Lee: You also write often with ironic insight into the dynamics of love relationships, sometimes from the point of view of an irreverent, yet highly perceptive, male speaker. For instance, in “For Some a Mountain.” “When it comes to women, I desire them married/to their own sense of accomplishment, each of us/going our own way, coming together when we can.”
And again in “Ambush at Five O’Clock” with the husband’s mystified response to his wife’s sudden weeping: “and I thought Jesus Christ am I guilty again/of one of those small errors/I’ve repeated until it became large?”
Or in “At the School for the Deaf” where the speaker says, “There’ve been others in my life smart enough/ not to let themselves/be loved by me, . . .”
Would you recommend that certain women watch out for this sort of
fellow, sly as a silver fox?
Stephen: No, I wouldn’t, except to say that my favorite line break in the book is the one that occurs after “married.”
Lee: In “Whereas,” there is also a focus on death and dying, such as in the haunting poem, “The First Person,” when we read: “Because sometimes, my dear brother,/like you, the nearly dead never cease/to amaze. Between coughs you told/a bad joke, thanked us for enduring you,/made each of us feel, I was sure, like the first,/the only person, you wanted to reach.” Often in your poetry, a compassion shines within the irony, within the screeds against nature and God. As in “A Card From Me to Me,” you write, “I praise on my seventy-fifth birthday the strangeness, the immensity, of what I have/and have had and every small thing that against the odds continues to be.”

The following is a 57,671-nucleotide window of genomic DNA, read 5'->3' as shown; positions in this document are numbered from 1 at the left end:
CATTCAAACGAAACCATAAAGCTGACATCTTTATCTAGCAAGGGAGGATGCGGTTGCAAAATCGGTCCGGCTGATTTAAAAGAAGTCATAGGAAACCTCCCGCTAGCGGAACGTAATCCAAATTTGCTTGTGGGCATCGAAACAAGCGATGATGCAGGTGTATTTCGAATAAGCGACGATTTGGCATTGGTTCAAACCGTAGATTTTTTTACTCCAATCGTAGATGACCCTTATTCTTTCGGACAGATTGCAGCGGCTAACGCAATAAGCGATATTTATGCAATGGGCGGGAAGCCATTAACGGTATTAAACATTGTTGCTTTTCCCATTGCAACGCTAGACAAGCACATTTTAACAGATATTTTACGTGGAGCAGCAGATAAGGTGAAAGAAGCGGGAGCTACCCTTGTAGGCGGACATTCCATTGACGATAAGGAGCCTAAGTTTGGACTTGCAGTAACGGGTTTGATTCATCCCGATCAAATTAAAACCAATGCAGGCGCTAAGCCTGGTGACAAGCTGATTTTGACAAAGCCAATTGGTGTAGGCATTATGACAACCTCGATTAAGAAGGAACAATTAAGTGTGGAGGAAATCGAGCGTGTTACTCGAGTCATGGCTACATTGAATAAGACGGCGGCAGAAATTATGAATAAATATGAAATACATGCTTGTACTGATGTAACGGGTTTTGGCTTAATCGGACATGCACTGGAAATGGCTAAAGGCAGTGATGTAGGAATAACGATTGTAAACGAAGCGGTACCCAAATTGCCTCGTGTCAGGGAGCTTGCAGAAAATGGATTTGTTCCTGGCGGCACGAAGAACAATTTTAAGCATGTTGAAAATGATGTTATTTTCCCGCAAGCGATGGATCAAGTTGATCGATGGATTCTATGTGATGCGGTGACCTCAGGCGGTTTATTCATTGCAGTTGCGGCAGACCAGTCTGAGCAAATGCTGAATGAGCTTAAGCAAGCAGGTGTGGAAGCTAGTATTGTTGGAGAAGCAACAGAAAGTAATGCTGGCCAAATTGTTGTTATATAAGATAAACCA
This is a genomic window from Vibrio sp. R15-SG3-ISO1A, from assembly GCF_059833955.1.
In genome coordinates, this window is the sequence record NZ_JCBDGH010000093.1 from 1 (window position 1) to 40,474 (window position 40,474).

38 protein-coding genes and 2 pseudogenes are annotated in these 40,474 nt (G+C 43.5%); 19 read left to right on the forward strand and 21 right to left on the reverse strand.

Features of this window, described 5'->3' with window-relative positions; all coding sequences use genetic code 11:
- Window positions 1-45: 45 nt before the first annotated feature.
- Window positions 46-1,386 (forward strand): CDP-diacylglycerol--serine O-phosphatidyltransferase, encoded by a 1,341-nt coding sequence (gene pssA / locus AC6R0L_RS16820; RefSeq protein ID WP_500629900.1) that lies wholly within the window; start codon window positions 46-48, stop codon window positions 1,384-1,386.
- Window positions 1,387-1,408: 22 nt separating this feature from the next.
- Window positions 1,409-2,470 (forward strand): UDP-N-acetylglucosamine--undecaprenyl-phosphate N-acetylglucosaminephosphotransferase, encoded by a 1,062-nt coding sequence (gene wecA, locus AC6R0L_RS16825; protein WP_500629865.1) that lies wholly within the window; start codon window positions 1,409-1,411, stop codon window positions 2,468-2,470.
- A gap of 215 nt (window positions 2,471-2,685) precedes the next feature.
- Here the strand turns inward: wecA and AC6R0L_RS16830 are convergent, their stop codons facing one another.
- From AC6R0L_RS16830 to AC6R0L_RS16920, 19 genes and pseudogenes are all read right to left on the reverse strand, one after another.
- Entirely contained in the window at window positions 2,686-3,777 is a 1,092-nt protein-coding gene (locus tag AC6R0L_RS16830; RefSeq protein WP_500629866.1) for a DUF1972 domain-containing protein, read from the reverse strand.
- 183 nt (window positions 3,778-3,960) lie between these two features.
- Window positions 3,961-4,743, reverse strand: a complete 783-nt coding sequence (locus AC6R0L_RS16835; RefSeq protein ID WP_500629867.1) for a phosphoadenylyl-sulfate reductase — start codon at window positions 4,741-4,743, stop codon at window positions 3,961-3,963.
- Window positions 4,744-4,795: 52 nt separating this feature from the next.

Without the phrase, “against the odds,” the lines might tilt into sentimentality. Can you comment on your celebration of life even as we face the odds of dying.
Stephen: Both of my parents died young, in their late fifties. I always thought I also would die young. It’s perhaps why I’ve gotten, it seems, a lot done, and tried to live my life all the way up. Mortality exerts its pressures. I’ve lived with it pretty consciously since my mid-thirties. Thus, the “against all odds.” And since you refer to me as an ironist, let me say there are at least two kinds of irony. One is the kind that keeps the world at a distance, which I avoid as best I can. The other is the kind that allows one to see the world from both sides, that brings us closer to it. Here’s what I really desire: ironic intimacy.
STEPHEN DUNN was born in Forest Hills, NY in 1939, and earned his BA in History from Hofstra University in 1962. He attended the New School 1964 to 1966 and received his Master of Arts in Creative Writing from Syracuse University in 1970. He’s the author of sixteen books, most recently the poetry collections Whereas, The Keeper of Limits: The Cavendish Poems, and Lines of Defense. His book Different Hours won the 2001 Pulitzer Prize for poetry.
Since 1974 he has taught at Richard Stockton College of NJ, where he is Distinguished Professor of Creative Writing. He’s also been a Visiting Professor at The University of Washington, NYU, Columbia, and The University of Michigan. He has read his poetry at The Library of Congress and at many universities and colleges throughout the country.
In addition to his books, his work has appeared in The Atlantic, The Nation, New Republic, The New Yorker, The Georgia Review, and the American Poetry Review, to name just a few.